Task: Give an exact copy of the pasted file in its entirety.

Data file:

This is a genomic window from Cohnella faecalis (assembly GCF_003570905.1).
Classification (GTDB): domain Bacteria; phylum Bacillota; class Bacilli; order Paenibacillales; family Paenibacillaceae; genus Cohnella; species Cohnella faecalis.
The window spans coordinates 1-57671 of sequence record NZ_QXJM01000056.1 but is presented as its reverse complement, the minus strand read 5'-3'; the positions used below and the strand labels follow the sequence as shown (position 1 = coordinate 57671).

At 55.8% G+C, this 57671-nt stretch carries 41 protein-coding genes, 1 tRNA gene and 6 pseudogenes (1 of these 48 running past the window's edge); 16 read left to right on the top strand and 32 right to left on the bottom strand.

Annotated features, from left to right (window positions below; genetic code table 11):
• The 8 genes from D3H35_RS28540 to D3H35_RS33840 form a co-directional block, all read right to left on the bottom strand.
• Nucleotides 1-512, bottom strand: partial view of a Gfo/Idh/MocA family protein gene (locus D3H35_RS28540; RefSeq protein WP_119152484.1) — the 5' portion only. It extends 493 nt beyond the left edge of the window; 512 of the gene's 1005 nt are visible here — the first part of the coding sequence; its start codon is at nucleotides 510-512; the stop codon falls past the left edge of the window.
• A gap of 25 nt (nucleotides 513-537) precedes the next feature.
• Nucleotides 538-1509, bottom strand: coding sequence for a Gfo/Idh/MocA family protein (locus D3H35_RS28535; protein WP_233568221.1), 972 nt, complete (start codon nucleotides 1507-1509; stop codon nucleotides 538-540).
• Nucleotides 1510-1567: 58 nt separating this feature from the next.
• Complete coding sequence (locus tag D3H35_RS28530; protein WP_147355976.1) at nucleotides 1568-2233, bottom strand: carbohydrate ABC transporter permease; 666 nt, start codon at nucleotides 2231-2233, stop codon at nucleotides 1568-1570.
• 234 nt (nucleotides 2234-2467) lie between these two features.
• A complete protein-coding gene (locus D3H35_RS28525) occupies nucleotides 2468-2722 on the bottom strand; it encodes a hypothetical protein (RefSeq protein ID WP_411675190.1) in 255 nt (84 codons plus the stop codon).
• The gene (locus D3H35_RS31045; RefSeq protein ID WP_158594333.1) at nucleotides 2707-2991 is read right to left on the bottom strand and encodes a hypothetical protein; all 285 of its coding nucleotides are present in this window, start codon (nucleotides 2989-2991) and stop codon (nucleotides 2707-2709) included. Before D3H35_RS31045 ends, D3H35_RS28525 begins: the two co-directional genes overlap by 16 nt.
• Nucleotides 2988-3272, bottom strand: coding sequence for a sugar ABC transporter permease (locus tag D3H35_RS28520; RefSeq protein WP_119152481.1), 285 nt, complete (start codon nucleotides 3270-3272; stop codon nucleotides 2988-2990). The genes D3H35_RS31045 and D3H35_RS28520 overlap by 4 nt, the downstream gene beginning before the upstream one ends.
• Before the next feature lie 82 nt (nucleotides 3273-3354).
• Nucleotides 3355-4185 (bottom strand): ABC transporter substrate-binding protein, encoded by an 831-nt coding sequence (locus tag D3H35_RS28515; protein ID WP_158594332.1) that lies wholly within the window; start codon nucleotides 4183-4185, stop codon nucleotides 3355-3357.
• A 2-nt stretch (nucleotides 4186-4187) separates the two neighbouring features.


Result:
This is a genomic window from Cohnella faecalis (assembly GCF_003570905.1).
Classification (GTDB): domain Bacteria; phylum Bacillota; class Bacilli; order Paenibacillales; family Paenibacillaceae; genus Cohnella; species Cohnella faecalis.
The window spans coordinates 1-57671 of sequence record NZ_QXJM01000056.1 but is presented as its reverse complement, the minus strand read 5'-3'; the positions used below and the strand labels follow the sequence as shown (position 1 = coordinate 57671).

At 55.8% G+C, this 57671-nt stretch carries 41 protein-coding genes, 1 tRNA gene and 6 pseudogenes (1 of these 48 running past the window's edge); 16 read left to right on the top strand and 32 right to left on the bottom strand.

Annotated features, from left to right (window positions below; genetic code table 11):
• The 8 genes from D3H35_RS28540 to D3H35_RS33840 form a co-directional block, all read right to left on the bottom strand.
• Nucleotides 1-512, bottom strand: partial view of a Gfo/Idh/MocA family protein gene (locus D3H35_RS28540; RefSeq protein WP_119152484.1) — the 5' portion only. It extends 493 nt beyond the left edge of the window; 512 of the gene's 1005 nt are visible here — the first part of the coding sequence; its start codon is at nucleotides 510-512; the stop codon falls past the left edge of the window.
• A gap of 25 nt (nucleotides 513-537) precedes the next feature.
• Nucleotides 538-1509, bottom strand: coding sequence for a Gfo/Idh/MocA family protein (locus D3H35_RS28535; protein WP_233568221.1), 972 nt, complete (start codon nucleotides 1507-1509; stop codon nucleotides 538-540).
• Nucleotides 1510-1567: 58 nt separating this feature from the next.
• Complete coding sequence (locus tag D3H35_RS28530; protein WP_147355976.1) at nucleotides 1568-2233, bottom strand: carbohydrate ABC transporter permease; 666 nt, start codon at nucleotides 2231-2233, stop codon at nucleotides 1568-1570.
• 234 nt (nucleotides 2234-2467) lie between these two features.
• A complete protein-coding gene (locus D3H35_RS28525) occupies nucleotides 2468-2722 on the bottom strand; it encodes a hypothetical protein (RefSeq protein ID WP_411675190.1) in 255 nt (84 codons plus the stop codon).
• The gene (locus D3H35_RS31045; RefSeq protein ID WP_158594333.1) at nucleotides 2707-2991 is read right to left on the bottom strand and encodes a hypothetical protein; all 285 of its coding nucleotides are present in this window, start codon (nucleotides 2989-2991) and stop codon (nucleotides 2707-2709) included. Before D3H35_RS31045 ends, D3H35_RS28525 begins: the two co-directional genes overlap by 16 nt.
• Nucleotides 2988-3272, bottom strand: coding sequence for a sugar ABC transporter permease (locus tag D3H35_RS28520; RefSeq protein WP_119152481.1), 285 nt, complete (start codon nucleotides 3270-3272; stop codon nucleotides 2988-2990). The genes D3H35_RS31045 and D3H35_RS28520 overlap by 4 nt, the downstream gene beginning before the upstream one ends.
• Before the next feature lie 82 nt (nucleotides 3273-3354).
• Nucleotides 3355-4185 (bottom strand): ABC transporter substrate-binding protein, encoded by an 831-nt coding sequence (locus tag D3H35_RS28515; protein ID WP_158594332.1) that lies wholly within the window; start codon nucleotides 4183-4185, stop codon nucleotides 3355-3357.
• A 2-nt stretch (nucleotides 4186-4187) separates the two neighbouring features.